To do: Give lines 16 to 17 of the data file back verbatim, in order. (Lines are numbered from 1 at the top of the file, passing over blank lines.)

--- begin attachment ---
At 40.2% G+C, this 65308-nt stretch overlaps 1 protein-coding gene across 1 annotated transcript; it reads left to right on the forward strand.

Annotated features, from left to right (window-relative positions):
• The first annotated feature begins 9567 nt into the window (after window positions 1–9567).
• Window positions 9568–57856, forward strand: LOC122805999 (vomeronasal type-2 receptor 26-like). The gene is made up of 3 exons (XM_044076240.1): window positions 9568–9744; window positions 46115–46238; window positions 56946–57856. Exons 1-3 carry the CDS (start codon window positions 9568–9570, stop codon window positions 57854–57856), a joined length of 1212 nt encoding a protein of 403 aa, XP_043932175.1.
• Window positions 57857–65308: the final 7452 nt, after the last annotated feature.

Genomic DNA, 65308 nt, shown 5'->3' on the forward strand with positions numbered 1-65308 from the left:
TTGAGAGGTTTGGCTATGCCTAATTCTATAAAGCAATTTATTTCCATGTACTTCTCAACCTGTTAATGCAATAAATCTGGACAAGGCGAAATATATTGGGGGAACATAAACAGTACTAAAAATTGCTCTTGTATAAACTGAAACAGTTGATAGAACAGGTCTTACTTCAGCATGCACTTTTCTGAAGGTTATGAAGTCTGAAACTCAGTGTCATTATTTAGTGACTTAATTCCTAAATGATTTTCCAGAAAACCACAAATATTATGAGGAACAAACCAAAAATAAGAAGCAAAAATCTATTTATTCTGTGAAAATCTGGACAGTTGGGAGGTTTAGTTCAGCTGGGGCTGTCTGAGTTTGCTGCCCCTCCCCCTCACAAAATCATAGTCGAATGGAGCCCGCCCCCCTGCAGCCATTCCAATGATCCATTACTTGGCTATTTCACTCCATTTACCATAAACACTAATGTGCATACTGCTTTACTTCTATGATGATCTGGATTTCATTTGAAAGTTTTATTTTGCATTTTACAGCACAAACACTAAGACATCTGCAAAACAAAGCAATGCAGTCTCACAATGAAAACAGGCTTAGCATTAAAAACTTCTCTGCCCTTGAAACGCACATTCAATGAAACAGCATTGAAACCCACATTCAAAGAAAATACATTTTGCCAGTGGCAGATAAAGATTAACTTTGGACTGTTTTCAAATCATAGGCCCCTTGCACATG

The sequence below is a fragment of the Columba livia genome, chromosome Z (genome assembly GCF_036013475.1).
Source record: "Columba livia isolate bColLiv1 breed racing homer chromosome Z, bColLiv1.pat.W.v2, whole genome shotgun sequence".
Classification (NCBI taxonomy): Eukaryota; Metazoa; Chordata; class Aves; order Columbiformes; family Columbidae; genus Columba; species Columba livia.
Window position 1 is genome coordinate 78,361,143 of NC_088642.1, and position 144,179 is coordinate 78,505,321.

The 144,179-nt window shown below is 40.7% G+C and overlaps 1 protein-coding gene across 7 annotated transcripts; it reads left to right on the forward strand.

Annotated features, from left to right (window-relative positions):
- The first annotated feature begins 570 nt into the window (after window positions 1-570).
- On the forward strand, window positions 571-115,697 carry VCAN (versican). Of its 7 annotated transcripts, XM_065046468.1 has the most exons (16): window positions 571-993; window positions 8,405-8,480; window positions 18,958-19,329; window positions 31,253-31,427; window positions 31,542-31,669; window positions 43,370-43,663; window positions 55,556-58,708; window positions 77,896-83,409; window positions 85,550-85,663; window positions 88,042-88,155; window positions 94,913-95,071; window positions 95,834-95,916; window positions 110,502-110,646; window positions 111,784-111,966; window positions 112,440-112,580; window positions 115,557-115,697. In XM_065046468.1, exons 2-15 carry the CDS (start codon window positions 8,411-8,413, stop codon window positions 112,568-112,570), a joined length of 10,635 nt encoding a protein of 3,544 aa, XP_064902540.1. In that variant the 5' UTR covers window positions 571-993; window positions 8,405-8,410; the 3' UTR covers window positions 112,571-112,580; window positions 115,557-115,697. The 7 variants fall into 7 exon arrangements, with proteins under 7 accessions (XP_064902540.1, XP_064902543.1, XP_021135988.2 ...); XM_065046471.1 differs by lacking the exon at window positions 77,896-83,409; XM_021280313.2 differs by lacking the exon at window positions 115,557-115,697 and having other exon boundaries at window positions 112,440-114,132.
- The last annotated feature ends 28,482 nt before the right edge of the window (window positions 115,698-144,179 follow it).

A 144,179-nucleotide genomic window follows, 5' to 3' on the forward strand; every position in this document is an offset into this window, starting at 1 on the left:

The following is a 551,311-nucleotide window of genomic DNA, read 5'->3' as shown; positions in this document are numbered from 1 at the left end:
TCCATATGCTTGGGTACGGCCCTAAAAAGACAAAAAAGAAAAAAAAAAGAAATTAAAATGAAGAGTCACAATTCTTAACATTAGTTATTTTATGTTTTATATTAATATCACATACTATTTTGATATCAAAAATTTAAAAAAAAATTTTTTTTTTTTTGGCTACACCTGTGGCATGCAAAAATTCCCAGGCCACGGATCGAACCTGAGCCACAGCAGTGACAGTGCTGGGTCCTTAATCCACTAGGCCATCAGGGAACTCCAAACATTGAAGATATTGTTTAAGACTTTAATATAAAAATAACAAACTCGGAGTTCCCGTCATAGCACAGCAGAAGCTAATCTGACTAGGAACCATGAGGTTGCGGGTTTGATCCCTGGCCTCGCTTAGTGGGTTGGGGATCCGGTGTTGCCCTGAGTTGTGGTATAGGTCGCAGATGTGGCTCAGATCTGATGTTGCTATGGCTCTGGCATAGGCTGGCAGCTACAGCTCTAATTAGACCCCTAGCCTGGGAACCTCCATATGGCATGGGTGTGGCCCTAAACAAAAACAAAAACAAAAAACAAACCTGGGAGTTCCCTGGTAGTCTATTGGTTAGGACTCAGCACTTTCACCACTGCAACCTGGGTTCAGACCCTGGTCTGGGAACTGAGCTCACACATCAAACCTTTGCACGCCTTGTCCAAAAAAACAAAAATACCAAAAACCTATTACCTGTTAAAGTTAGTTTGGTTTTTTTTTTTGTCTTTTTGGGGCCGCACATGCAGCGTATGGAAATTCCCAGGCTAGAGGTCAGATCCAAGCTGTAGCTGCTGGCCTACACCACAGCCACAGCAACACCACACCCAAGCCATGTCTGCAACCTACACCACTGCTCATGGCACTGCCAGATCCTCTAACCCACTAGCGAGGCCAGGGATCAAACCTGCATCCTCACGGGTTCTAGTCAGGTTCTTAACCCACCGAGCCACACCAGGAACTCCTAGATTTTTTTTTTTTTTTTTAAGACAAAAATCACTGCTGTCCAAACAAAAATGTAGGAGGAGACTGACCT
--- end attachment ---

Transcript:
- The last annotated feature ends 28,482 nt before the right edge of the window (window positions 115,698-144,179 follow it).

A 144,179-nucleotide genomic window follows, 5' to 3' on the forward strand; every position in this document is an offset into this window, starting at 1 on the left: